I check my email about every five seconds these days. This query/submission process is rougher than waiting for someone to ask you to the prom.
While I’m waiting, I’m trying to get my head in the game. I have a couple of other books out to some of the most wondrous beta readers in the universe, and I’m just beginning a new project. I have a hard time holding lots of stuff in my head at once without mooshing it together, so my post for this week is a little different.
I recently acquired a secondhand copy of a vicious little book titled Fighting Words: Writers Lambast Other Writers, from Aristotle to Anne Rice. As I put my work out in the Big Scary World to face criticism and rejection, this book is especially darkly funny to me. So as not to be selfish, I now share with you, in the spirit of the “Top Ten” lists I grew up with, this
TOP TEN LIST OF INSULTS BY WRITERS ABOUT OTHER WRITERS
10) That’s not writing–that’s typing.–Truman Capote, on Jack Kerouac
9) Reading him is like wading through glue.–Alfred, Lord Tennyson, on Ben Jonson
8) I can’t read ten pages of [John] Steinbeck without throwing up.–James Gould Cozzens
7) He leads his readers to the latrine and locks them in.–Oscar Wilde, on George Moore
6) As a work of art it has the same status as a long conversation between two not very bright drunks.–Clive James, on Judith Krantz’s Princess Daisy
5) [James Fenimore] Cooper has scored 114 offenses against literary art out of a possible 115. It breaks the record.–Mark Twain
4) As a writer he has mastered everything except language.–Oscar Wilde, on George Meredith
3) If it were thought that anything I wrote was influenced by Robert Frost, I would take that particular work of mine, shred it, and flush it down the toilet, hoping not to clog the pipes.–James Dickey
2) He writes like a Pakistani who has learned English when he was twelve years old in order to become a chartered accountant.–John Osborne, on George Bernard Shaw
and my personal favorite……….
1) The more I read him, the less I wonder that they poisoned him.–Thomas Babington Macaulay, on Socrates
Bonus!!! It’s not exactly a pithy zinger, but you can’t beat it for overall condescending vehemence:
Such writing is a sort of mental masturbation–he is always f-gg-g his Imagination. I don’t mean he is indecent, but viciously soliciting his own ideas into a state, which is neither poetry nor any thing else but a Bedlam vision produced by raw pork and opium.–Lord Byron, on John Keats
Does anybody else have a favorite literary insult?
8 thoughts on “Writers Are Not Nice People”
Two from Dorothy Parker:
-This is not a novel to be tossed aside lightly. It should be thrown with great force.
-And it is that word ‘hummy,’ my darlings, that marks the first place in The House at Pooh Corner at which Tonstant Weader fwowed up.
Oh, those are marvelous!
Yikes! I don’t have a one-liner to share, but this does make me think of Douglas Adams’s The Hitchhiker’s Guide to the Galaxy, where he talks about the horrors of Vogon poetry (the third worst in the universe) in great detail, and then says that “The very worst poetry of all perished along with its creator Paula Nancy Millstone Jennings of Greenbridge, Essex, England in the destruction of the planet Earth.” In the original BBC radio version they used the real poet’s name of Paul Neil Milne Johnstone, but Adams was forced to retract the name for later recordings and for the book (according to the internet).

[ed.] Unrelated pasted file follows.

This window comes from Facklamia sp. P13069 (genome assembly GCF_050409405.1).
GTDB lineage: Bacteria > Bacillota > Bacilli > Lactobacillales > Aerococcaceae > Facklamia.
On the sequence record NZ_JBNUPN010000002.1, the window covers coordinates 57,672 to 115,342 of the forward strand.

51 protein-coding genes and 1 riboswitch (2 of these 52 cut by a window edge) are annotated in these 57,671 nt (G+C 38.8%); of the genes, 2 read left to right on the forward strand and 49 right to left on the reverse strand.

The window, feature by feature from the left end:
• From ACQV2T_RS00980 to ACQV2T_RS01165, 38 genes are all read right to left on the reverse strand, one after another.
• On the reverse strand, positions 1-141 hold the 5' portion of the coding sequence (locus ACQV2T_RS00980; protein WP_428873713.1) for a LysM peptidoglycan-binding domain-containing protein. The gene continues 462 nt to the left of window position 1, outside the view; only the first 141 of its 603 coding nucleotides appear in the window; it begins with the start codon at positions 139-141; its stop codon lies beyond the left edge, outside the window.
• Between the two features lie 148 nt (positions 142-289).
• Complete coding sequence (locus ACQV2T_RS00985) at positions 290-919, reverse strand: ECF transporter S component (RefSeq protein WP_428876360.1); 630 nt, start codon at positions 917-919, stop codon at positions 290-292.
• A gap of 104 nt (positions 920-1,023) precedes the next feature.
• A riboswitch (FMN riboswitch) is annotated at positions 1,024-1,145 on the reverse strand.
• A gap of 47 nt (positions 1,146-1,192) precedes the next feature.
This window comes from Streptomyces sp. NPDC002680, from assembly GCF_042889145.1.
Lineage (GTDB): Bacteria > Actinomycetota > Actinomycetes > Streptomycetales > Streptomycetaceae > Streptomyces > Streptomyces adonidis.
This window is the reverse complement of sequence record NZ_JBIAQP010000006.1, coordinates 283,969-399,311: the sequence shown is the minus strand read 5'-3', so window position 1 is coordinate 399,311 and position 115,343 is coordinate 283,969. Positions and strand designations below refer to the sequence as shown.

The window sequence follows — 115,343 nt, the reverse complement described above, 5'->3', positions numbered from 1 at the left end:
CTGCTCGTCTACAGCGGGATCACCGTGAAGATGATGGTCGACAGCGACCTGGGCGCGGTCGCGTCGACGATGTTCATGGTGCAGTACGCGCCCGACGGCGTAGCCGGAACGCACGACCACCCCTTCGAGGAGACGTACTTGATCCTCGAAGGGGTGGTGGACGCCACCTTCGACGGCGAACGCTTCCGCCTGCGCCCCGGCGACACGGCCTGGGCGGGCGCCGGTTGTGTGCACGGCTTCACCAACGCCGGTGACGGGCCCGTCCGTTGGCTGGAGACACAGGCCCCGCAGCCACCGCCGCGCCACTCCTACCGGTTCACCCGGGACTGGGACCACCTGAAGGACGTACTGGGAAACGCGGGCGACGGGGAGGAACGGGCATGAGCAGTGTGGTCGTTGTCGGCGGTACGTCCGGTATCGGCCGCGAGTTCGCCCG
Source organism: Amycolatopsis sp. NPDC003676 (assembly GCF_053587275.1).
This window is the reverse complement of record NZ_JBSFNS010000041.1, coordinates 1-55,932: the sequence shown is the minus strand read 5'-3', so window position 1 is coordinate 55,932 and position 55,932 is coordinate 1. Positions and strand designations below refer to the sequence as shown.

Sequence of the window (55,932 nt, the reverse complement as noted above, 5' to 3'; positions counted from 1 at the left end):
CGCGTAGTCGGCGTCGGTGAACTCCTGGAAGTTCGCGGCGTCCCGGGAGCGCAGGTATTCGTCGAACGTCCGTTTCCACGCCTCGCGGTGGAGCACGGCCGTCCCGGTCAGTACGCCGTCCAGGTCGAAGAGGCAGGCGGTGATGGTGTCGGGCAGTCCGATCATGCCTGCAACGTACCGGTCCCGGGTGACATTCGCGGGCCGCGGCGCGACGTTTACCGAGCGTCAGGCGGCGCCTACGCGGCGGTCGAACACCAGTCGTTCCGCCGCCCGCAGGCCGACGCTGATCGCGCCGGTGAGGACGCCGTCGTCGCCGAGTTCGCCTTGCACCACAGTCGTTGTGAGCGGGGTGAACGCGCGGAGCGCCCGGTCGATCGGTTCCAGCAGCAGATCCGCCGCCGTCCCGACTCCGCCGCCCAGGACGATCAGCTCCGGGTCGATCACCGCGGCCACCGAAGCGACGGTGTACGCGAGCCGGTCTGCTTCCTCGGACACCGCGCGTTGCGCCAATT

Oh, no! Poor Paul…..may our names never live in such infamy.
It’s not a particular insult, but P. G. Wodehouse made some jabs at A. A. Milne in his fiction and his letters. They’re pretty funny. Also the Inklings famously would hold competitions reading the works of Amanda McKittrick Ros and see who could read the most without laughing.
I also very much like the one about Aristotle. It reminds me of a comment Mark Twain’s about Jane Austin. He said, “Jane is entirely impossible. It seems a great pity that they allowed her to die a natural death.” He loathed her. In another letter he said, “Every time I read ‘Pride and Prejudice’ I want to dig her up and beat her over the skull with her own shin-bone.” So cruel. Also funny, because apparently he endorsed the afore mentioned Amanda McKittrick Ros who is considered by some critics to have written the worst prose and poetry in the world–ever.
Okay maybe not so funny, I originally read the part about him endorsing her in a book. But I just I went and looked up what Mark Twain actually said about Amanda McKittrick Ros (what a name!) and apparently he called her novel, Irene Iddesleigh, “one of the greatest unintentionally hilarious novels of all time.” So I guess he was actually in the same boat as the Inklings and he admired her writing because it was so bad it was good.
There is something to be said for being so truly dreadful as to be groundbreaking. 🙂 This makes me think of Edward Bulwer-Lytton, too.
I’m sort of horrified at myself for thinking that I would have loved to have been in on those Inklings sessions.
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